Think Good Communication Helps Your Marriage? Think Again.
A new study says says good communication does not lead to marital satisfaction.
It's not quite so grim. What the study found was that it takes more than good communication (duh) to make a marriage successful.
"Although communication and satisfaction were correlated, communication wasn’t a good guide for determining partners’ satisfaction with their relationships over time,” says the study’s lead author Justin Lavner, an assistant professor in UGA’s clinical psychology program in the Franklin College of Arts and Sciences.
Although communication practices could predict satisfaction to some extent for some couples, the lack of a definitive causal relationship calls for additional attention to other factors that influence marital satisfaction, such as environmental stressors, what activities and interactions a couple has, and the personality traits of the individual partners.
"It’s absolutely right to say more satisfied couples do communicate more positively, as well as to say couples who communicate better on average are more satisfied,” he adds. “But it gives us a lot more pause to say that one caused the other one, which is really important. I think what this leaves us wondering is what are some of the other factors that matter for couples’ relationships and how these factors predict how couples do over time.”
Previous research and theories emphasized communication—or the lack thereof—as a predictor of marital satisfaction and even divorce. Lavner and his co-authors decided to look at whether communication was really a cause or if communication was a consequence of being satisfied, or was simply connected to it instead.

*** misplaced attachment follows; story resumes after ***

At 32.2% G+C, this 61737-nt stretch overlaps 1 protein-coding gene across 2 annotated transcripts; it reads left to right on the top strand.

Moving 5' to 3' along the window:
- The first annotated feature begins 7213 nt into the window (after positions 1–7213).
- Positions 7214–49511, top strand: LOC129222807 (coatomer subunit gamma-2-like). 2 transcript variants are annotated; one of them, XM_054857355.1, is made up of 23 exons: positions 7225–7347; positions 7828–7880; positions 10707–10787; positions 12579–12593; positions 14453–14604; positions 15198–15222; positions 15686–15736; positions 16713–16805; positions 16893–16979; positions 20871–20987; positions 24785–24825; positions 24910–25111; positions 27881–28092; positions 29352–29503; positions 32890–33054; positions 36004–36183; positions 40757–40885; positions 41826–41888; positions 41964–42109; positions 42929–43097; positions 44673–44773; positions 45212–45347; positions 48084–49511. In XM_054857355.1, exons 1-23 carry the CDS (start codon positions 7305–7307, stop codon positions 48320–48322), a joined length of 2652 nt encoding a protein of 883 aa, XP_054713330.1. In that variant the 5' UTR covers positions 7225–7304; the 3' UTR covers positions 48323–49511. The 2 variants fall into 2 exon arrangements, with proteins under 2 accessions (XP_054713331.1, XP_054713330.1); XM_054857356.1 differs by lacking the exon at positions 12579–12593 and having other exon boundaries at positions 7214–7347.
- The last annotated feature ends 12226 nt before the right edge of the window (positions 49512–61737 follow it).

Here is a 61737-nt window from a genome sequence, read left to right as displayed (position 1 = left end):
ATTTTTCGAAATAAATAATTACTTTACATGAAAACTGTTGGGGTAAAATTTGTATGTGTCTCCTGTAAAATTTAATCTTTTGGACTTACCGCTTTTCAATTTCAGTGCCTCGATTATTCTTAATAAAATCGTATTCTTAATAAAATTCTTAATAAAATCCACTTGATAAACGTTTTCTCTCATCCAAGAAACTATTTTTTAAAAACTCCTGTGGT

Researchers studied 400 low-income newlywed couples in Los Angeles in the three-year-long study, during which they were assessed four times. At each meeting, conducted in a couple’s home, participants would first complete three different tasks to gauge communication and then fill out a report on their satisfaction with their marriage.
The communication tasks were meant to determine whether the couple used positive, negative or effective communication while completing tasks such as picking a problem in their marriage and discussing how to rectify it.
“In general, the correlational findings were pretty strong, showing—as we kind of expect—the more satisfied you are, basically, the better you communicate with your spouse,” Lavner says. “What those results showed was that couples who were more satisfied also demonstrated higher levels of positivity, lower levels of negativity and more effectiveness.”
The authors were surprised, however, to see that there wasn’t a strong causal link showing that good